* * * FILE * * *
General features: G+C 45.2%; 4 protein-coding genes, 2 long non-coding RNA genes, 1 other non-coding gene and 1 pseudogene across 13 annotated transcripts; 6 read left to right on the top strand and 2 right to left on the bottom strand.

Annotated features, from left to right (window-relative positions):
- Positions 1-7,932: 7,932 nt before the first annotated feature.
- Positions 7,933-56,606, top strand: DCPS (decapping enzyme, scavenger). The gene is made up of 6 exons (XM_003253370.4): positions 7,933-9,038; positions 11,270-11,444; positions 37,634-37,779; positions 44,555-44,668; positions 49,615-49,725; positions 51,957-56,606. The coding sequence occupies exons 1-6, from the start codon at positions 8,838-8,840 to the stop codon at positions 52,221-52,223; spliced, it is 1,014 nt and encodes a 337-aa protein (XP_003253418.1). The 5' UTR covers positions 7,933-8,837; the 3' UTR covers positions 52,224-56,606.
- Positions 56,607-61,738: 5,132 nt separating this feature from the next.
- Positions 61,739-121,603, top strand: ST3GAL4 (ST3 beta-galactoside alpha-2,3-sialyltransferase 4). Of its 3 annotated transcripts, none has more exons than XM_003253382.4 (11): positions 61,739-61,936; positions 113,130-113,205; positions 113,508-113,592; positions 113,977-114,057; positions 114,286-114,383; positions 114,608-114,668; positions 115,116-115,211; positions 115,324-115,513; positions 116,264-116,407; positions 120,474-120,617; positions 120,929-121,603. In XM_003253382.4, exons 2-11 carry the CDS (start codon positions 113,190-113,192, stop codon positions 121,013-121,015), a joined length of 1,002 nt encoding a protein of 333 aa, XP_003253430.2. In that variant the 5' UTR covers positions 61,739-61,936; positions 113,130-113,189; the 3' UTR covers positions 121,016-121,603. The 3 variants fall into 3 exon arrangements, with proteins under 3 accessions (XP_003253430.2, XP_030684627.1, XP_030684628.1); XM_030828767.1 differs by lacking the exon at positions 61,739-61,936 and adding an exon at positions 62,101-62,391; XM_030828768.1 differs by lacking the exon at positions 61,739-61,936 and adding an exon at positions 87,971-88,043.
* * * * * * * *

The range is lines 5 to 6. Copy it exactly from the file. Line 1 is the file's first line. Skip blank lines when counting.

- Positions 56,607-61,738: 5,132 nt separating this feature from the next.
- Positions 61,739-121,603, top strand: ST3GAL4 (ST3 beta-galactoside alpha-2,3-sialyltransferase 4). Of its 3 annotated transcripts, none has more exons than XM_003253382.4 (11): positions 61,739-61,936; positions 113,130-113,205; positions 113,508-113,592; positions 113,977-114,057; positions 114,286-114,383; positions 114,608-114,668; positions 115,116-115,211; positions 115,324-115,513; positions 116,264-116,407; positions 120,474-120,617; positions 120,929-121,603. In XM_003253382.4, exons 2-11 carry the CDS (start codon positions 113,190-113,192, stop codon positions 121,013-121,015), a joined length of 1,002 nt encoding a protein of 333 aa, XP_003253430.2. In that variant the 5' UTR covers positions 61,739-61,936; positions 113,130-113,189; the 3' UTR covers positions 121,016-121,603. The 3 variants fall into 3 exon arrangements, with proteins under 3 accessions (XP_003253430.2, XP_030684627.1, XP_030684628.1); XM_030828767.1 differs by lacking the exon at positions 61,739-61,936 and adding an exon at positions 62,101-62,391; XM_030828768.1 differs by lacking the exon at positions 61,739-61,936 and adding an exon at positions 87,971-88,043.